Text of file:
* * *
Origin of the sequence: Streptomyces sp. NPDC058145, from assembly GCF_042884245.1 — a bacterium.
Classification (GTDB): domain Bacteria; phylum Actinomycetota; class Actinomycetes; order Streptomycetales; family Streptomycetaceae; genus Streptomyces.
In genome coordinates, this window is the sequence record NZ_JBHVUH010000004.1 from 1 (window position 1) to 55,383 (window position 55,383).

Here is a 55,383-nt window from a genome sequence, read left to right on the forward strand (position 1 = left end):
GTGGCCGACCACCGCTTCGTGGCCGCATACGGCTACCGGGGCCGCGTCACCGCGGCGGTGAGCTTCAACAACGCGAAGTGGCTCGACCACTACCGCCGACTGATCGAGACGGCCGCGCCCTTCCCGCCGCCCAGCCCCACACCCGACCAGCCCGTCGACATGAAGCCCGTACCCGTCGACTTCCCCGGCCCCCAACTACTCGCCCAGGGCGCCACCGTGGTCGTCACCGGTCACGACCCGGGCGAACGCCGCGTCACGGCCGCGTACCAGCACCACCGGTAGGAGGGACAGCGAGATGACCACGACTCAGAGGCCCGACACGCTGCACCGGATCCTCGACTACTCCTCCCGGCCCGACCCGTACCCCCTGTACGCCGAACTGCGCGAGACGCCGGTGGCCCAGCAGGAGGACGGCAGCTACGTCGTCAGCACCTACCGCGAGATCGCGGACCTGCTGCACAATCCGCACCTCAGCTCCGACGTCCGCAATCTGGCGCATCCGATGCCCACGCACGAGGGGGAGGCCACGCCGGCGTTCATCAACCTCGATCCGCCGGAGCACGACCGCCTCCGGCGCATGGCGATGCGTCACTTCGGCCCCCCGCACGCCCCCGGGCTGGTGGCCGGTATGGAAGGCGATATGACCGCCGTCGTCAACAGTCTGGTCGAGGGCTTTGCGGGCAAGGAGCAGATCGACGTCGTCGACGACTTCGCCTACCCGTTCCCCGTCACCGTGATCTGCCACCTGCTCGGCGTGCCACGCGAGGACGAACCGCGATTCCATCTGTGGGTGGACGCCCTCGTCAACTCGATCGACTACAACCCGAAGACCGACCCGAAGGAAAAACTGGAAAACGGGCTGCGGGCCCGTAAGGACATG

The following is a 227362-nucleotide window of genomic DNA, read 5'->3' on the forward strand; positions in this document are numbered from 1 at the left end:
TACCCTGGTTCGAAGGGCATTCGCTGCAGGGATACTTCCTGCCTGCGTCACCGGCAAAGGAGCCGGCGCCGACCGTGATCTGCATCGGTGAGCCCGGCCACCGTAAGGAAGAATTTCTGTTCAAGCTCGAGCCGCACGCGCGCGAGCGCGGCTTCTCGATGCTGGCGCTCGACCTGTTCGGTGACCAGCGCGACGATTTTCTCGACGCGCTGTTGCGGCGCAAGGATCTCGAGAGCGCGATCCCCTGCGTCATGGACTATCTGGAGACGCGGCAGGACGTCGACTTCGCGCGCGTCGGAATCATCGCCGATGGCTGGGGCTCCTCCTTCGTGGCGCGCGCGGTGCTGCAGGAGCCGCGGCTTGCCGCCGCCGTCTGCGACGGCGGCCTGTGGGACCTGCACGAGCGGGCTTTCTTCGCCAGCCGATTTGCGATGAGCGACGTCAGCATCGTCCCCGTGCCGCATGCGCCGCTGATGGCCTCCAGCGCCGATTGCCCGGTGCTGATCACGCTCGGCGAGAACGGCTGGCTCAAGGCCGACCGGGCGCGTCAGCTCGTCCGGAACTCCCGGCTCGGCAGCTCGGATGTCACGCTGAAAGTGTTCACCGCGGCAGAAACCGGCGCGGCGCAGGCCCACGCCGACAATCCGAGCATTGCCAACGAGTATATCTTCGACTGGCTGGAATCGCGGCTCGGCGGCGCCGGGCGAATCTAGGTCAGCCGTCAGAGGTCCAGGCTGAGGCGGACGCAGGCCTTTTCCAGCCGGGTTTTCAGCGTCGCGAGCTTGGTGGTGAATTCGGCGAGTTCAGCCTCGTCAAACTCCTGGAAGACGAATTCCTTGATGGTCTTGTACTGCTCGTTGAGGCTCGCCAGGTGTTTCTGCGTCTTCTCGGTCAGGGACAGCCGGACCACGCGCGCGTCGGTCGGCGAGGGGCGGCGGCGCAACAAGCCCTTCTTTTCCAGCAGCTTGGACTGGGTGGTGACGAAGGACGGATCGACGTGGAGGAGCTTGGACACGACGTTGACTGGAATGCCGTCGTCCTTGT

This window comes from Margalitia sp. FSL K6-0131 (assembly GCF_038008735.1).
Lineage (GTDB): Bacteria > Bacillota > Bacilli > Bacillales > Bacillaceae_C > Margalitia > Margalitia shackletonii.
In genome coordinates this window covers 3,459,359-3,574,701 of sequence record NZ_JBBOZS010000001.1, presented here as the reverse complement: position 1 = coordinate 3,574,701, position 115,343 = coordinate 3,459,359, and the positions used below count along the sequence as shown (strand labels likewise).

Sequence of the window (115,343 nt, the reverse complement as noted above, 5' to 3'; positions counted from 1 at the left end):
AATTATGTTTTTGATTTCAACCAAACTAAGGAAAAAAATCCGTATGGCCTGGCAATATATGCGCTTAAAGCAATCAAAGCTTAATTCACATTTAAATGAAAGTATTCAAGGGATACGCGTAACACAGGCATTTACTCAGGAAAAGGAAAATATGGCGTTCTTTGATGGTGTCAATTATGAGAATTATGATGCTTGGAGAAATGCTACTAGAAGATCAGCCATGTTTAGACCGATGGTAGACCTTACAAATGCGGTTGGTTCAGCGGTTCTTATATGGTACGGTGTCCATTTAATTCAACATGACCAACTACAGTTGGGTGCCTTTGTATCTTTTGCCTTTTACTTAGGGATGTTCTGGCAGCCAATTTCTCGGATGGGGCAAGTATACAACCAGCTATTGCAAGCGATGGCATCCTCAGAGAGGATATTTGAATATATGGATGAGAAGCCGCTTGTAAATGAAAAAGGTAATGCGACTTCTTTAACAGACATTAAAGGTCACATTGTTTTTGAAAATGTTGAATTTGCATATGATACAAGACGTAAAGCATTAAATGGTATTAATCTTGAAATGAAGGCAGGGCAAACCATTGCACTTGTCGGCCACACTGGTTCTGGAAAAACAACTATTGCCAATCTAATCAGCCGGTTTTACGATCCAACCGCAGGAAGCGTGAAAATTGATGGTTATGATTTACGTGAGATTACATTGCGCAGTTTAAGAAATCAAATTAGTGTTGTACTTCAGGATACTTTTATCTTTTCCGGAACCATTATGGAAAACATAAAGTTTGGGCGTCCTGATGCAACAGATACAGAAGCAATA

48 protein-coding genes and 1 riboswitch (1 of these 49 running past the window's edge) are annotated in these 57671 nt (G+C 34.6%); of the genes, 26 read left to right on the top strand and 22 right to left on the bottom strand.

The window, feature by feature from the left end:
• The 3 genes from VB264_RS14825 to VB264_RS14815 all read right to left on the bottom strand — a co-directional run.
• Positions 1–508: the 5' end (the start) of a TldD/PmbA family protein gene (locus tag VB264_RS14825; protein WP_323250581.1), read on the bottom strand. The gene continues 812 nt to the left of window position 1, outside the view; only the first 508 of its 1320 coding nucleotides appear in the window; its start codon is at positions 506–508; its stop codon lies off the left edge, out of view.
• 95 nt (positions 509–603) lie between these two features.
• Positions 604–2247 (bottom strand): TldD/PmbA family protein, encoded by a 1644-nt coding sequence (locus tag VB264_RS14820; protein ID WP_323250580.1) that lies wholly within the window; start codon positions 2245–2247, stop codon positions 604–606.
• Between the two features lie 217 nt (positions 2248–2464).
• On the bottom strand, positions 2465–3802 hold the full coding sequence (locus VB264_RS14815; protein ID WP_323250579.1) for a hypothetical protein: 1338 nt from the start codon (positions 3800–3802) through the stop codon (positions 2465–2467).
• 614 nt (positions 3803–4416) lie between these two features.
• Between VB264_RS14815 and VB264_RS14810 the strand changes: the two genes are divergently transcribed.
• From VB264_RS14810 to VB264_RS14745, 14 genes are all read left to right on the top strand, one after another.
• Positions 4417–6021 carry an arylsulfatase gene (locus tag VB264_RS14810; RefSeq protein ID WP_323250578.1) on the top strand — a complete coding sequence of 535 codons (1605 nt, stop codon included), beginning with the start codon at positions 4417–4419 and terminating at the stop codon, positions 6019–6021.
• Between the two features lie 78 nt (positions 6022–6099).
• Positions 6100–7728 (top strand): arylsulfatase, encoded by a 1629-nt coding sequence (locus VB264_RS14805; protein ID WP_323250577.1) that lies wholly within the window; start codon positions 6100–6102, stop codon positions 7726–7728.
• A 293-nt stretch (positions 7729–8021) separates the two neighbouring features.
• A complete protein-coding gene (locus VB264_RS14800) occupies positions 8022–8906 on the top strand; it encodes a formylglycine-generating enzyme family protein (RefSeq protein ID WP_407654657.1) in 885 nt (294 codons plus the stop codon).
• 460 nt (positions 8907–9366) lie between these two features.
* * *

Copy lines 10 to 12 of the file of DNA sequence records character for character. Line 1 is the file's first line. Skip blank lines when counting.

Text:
In genome coordinates this window covers 3,459,359-3,574,701 of sequence record NZ_JBBOZS010000001.1, presented here as the reverse complement: position 1 = coordinate 3,574,701, position 115,343 = coordinate 3,459,359, and the positions used below count along the sequence as shown (strand labels likewise).

Sequence of the window (115,343 nt, the reverse complement as noted above, 5' to 3'; positions counted from 1 at the left end):
AATTATGTTTTTGATTTCAACCAAACTAAGGAAAAAAATCCGTATGGCCTGGCAATATATGCGCTTAAAGCAATCAAAGCTTAATTCACATTTAAATGAAAGTATTCAAGGGATACGCGTAACACAGGCATTTACTCAGGAAAAGGAAAATATGGCGTTCTTTGATGGTGTCAATTATGAGAATTATGATGCTTGGAGAAATGCTACTAGAAGATCAGCCATGTTTAGACCGATGGTAGACCTTACAAATGCGGTTGGTTCAGCGGTTCTTATATGGTACGGTGTCCATTTAATTCAACATGACCAACTACAGTTGGGTGCCTTTGTATCTTTTGCCTTTTACTTAGGGATGTTCTGGCAGCCAATTTCTCGGATGGGGCAAGTATACAACCAGCTATTGCAAGCGATGGCATCCTCAGAGAGGATATTTGAATATATGGATGAGAAGCCGCTTGTAAATGAAAAAGGTAATGCGACTTCTTTAACAGACATTAAAGGTCACATTGTTTTTGAAAATGTTGAATTTGCATATGATACAAGACGTAAAGCATTAAATGGTATTAATCTTGAAATGAAGGCAGGGCAAACCATTGCACTTGTCGGCCACACTGGTTCTGGAAAAACAACTATTGCCAATCTAATCAGCCGGTTTTACGATCCAACCGCAGGAAGCGTGAAAATTGATGGTTATGATTTACGTGAGATTACATTGCGCAGTTTAAGAAATCAAATTAGTGTTGTACTTCAGGATACTTTTATCTTTTCCGGAACCATTATGGAAAACATAAAGTTTGGGCGTCCTGATGCAACAGATACAGAAGCAATA